Refugees carry their children through a national motorway towards the Greek-Macedonian border on 25 February Reuters

German MPs have backed tougher asylum laws only hours after a top EU official warned that Europe had 10 days to get the migrant crisis under control.

Berlin approved greater restrictions on those seeking sanctuary within its borders by making it easier to deport people and limiting the rights of migrants to bring family members with them.

It was the hoped that the measures would "maintain the willingness of citizens to take in refugees", said Ole Schröder, an MP for the Social Democratic party.

While chancellor Angela Merkel has been unable to convince other EU countries to share the refugee burden, the EU's migration commissioner Dimitris Avramopoulos told ministers in Brussels that another one million migrants would head to the continent this year and that there needed to be an urgent EU-wide response.

Angela Merkel
Chancellor of Germany, Angela Merkel Getty Images

"In the next ten days, we need tangible and clear results on the ground. Otherwise there is a risk that the whole system will completely break down," he said.

March 7 deadline

That is when an EU summit is planned in which Germany and Greece will hope to secure a deal with Turkey to retain most of the 2.5 million displaced Syrians on its territory.

Failure to deliver results by March 7 would mean "other joint co-ordinated European measures," warned German Interior Thomas de Maiziere, without going into detail, AP reported.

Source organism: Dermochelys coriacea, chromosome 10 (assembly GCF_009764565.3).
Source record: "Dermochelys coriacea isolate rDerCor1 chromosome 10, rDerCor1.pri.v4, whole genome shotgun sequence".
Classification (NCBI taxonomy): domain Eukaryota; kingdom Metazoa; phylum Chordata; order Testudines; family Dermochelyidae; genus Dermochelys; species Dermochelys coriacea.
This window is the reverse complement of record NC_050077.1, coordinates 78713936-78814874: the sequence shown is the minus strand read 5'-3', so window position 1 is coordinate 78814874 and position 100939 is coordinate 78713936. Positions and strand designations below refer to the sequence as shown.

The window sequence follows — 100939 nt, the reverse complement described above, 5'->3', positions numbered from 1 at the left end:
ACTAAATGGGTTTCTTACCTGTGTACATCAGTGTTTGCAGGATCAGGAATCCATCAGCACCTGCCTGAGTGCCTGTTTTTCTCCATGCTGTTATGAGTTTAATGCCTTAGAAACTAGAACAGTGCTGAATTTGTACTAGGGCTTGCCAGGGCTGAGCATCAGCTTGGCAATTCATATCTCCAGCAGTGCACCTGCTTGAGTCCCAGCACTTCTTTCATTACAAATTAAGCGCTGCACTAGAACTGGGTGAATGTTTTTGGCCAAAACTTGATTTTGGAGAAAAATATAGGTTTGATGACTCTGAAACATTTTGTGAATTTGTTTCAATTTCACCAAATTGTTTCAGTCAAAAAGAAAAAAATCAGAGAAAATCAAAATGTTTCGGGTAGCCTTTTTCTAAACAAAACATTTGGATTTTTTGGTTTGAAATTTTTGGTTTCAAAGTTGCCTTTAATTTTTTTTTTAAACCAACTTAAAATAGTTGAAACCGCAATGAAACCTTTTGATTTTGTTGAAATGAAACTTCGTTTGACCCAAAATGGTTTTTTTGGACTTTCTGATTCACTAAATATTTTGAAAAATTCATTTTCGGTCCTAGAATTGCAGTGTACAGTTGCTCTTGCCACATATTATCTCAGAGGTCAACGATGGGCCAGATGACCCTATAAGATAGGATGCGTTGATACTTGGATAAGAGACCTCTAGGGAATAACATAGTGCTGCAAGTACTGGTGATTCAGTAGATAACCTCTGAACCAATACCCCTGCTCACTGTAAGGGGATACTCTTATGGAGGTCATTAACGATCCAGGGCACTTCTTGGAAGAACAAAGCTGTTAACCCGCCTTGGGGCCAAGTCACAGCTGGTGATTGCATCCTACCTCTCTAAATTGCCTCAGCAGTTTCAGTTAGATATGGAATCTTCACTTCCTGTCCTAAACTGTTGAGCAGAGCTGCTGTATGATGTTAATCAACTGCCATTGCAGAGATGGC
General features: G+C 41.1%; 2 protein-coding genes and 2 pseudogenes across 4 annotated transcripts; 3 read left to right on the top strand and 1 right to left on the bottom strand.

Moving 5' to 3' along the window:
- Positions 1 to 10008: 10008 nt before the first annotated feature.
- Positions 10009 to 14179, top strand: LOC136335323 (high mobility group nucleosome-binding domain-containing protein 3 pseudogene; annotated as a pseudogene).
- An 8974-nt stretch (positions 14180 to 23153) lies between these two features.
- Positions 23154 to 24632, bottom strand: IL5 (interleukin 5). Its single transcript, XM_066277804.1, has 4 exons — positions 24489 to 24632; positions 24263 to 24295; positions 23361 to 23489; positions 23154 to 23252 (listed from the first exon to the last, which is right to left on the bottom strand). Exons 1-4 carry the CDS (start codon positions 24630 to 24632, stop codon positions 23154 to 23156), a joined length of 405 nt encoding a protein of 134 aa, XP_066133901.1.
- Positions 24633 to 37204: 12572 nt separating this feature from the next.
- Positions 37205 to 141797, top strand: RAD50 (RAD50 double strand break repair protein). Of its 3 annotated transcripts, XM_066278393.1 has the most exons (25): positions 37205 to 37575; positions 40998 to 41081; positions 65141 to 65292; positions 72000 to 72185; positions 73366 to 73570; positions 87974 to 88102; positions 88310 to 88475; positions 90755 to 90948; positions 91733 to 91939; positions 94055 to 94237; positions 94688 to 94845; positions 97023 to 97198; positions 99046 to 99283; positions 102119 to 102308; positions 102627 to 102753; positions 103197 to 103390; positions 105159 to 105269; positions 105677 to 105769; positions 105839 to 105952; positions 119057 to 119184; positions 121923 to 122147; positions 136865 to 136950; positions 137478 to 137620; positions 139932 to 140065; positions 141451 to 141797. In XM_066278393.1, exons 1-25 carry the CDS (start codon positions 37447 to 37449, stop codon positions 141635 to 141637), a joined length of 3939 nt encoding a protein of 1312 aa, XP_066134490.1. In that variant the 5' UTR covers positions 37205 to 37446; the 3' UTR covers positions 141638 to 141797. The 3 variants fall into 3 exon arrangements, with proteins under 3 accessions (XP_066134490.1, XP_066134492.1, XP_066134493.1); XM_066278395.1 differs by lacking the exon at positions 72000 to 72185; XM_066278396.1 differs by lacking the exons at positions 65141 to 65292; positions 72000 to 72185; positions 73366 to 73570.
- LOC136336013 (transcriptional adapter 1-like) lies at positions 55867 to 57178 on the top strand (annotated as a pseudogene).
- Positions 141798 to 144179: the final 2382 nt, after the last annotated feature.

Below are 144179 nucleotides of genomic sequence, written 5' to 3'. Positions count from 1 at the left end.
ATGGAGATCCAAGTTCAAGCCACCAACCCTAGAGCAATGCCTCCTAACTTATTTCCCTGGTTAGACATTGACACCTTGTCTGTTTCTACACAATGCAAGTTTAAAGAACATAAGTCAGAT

Diplomatic tensions are high with Greece recalling its ambassador to Vienna after it was excluded from migrant talks with Balkan countries. Meanwhile, Austria was criticised for instilling a daily quota of 80 asylum seekers and 3,200 migrants in transit before closing its border, a move that Brussels considers illegal.

Meanwhile, France condemned Belgium's decision to impose border checks in response to the eviction of 2,000 migrants from the Calais jungle camp, following a ruling by a court in Lille.

Charities criticised the ruling with one saying it would appeal the decision. George Gabriel of Citizens UK told The Times: "We are hugely disappointed that the area of the camp which is home to so many families and unaccompanied children will be demolished before proper new provision has been made" .